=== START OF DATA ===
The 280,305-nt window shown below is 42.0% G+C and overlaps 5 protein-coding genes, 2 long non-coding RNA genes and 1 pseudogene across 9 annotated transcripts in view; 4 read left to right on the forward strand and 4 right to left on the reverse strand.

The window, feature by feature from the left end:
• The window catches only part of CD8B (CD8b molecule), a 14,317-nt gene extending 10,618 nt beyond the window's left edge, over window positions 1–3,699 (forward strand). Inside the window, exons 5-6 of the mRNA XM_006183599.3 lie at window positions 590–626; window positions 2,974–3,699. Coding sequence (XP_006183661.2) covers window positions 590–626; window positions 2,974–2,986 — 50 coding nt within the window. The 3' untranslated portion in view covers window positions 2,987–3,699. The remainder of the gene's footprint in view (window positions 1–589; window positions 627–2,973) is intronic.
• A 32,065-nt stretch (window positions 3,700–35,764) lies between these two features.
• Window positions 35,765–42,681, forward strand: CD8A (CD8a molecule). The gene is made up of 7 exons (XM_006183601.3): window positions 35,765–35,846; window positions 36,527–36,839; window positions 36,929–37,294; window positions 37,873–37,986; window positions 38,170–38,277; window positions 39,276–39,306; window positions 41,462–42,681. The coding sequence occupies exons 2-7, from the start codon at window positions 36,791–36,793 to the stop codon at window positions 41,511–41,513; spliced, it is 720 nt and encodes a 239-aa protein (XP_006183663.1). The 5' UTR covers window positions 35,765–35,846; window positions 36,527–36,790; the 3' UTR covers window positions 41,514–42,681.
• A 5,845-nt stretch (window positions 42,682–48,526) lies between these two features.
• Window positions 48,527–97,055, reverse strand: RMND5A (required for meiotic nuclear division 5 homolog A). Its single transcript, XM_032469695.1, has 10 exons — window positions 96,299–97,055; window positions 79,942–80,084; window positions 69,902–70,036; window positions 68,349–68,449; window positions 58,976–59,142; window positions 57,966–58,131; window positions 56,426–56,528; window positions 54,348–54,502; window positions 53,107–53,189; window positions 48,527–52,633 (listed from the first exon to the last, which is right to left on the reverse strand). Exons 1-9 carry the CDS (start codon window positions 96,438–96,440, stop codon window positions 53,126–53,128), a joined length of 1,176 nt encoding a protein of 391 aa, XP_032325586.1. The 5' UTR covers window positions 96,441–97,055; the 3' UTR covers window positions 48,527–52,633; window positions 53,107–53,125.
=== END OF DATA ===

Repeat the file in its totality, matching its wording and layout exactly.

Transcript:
The 280,305-nt window shown below is 42.0% G+C and overlaps 5 protein-coding genes, 2 long non-coding RNA genes and 1 pseudogene across 9 annotated transcripts in view; 4 read left to right on the forward strand and 4 right to left on the reverse strand.

The window, feature by feature from the left end:
• The window catches only part of CD8B (CD8b molecule), a 14,317-nt gene extending 10,618 nt beyond the window's left edge, over window positions 1–3,699 (forward strand). Inside the window, exons 5-6 of the mRNA XM_006183599.3 lie at window positions 590–626; window positions 2,974–3,699. Coding sequence (XP_006183661.2) covers window positions 590–626; window positions 2,974–2,986 — 50 coding nt within the window. The 3' untranslated portion in view covers window positions 2,987–3,699. The remainder of the gene's footprint in view (window positions 1–589; window positions 627–2,973) is intronic.
• A 32,065-nt stretch (window positions 3,700–35,764) lies between these two features.
• Window positions 35,765–42,681, forward strand: CD8A (CD8a molecule). The gene is made up of 7 exons (XM_006183601.3): window positions 35,765–35,846; window positions 36,527–36,839; window positions 36,929–37,294; window positions 37,873–37,986; window positions 38,170–38,277; window positions 39,276–39,306; window positions 41,462–42,681. The coding sequence occupies exons 2-7, from the start codon at window positions 36,791–36,793 to the stop codon at window positions 41,511–41,513; spliced, it is 720 nt and encodes a 239-aa protein (XP_006183663.1). The 5' UTR covers window positions 35,765–35,846; window positions 36,527–36,790; the 3' UTR covers window positions 41,514–42,681.
• A 5,845-nt stretch (window positions 42,682–48,526) lies between these two features.
• Window positions 48,527–97,055, reverse strand: RMND5A (required for meiotic nuclear division 5 homolog A). Its single transcript, XM_032469695.1, has 10 exons — window positions 96,299–97,055; window positions 79,942–80,084; window positions 69,902–70,036; window positions 68,349–68,449; window positions 58,976–59,142; window positions 57,966–58,131; window positions 56,426–56,528; window positions 54,348–54,502; window positions 53,107–53,189; window positions 48,527–52,633 (listed from the first exon to the last, which is right to left on the reverse strand). Exons 1-9 carry the CDS (start codon window positions 96,438–96,440, stop codon window positions 53,126–53,128), a joined length of 1,176 nt encoding a protein of 391 aa, XP_032325586.1. The 5' UTR covers window positions 96,441–97,055; the 3' UTR covers window positions 48,527–52,633; window positions 53,107–53,125.